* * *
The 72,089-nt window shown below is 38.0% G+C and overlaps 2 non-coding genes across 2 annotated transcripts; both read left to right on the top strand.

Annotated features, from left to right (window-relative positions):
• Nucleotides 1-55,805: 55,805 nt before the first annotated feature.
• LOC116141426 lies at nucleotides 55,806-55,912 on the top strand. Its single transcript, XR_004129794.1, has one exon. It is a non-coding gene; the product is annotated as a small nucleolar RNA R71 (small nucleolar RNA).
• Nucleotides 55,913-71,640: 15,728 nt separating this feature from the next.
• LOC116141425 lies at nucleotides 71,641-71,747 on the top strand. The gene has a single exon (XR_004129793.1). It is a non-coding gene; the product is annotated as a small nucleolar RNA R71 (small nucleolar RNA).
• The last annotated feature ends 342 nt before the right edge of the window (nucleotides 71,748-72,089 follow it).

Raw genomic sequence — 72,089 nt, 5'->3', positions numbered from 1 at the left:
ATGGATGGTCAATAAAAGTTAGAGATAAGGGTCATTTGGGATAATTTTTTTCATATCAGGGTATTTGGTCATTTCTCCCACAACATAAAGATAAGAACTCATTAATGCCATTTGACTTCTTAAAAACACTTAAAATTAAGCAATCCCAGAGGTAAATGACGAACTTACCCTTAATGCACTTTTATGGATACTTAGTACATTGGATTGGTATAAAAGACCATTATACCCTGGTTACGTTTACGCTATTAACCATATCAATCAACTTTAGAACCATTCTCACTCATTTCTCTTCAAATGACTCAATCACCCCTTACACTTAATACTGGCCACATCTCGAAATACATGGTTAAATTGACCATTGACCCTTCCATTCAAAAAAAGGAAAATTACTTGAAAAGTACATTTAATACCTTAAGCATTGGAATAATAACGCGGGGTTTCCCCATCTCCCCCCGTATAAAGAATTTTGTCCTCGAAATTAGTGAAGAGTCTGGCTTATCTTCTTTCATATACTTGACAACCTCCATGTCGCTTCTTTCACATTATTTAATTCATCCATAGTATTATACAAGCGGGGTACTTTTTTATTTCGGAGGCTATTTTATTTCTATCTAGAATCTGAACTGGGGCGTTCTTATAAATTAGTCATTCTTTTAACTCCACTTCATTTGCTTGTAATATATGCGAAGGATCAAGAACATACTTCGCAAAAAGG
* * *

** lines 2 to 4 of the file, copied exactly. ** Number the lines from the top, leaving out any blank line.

Annotated features, from left to right (window-relative positions):
• Nucleotides 1-55,805: 55,805 nt before the first annotated feature.
• LOC116141426 lies at nucleotides 55,806-55,912 on the top strand. Its single transcript, XR_004129794.1, has one exon. It is a non-coding gene; the product is annotated as a small nucleolar RNA R71 (small nucleolar RNA).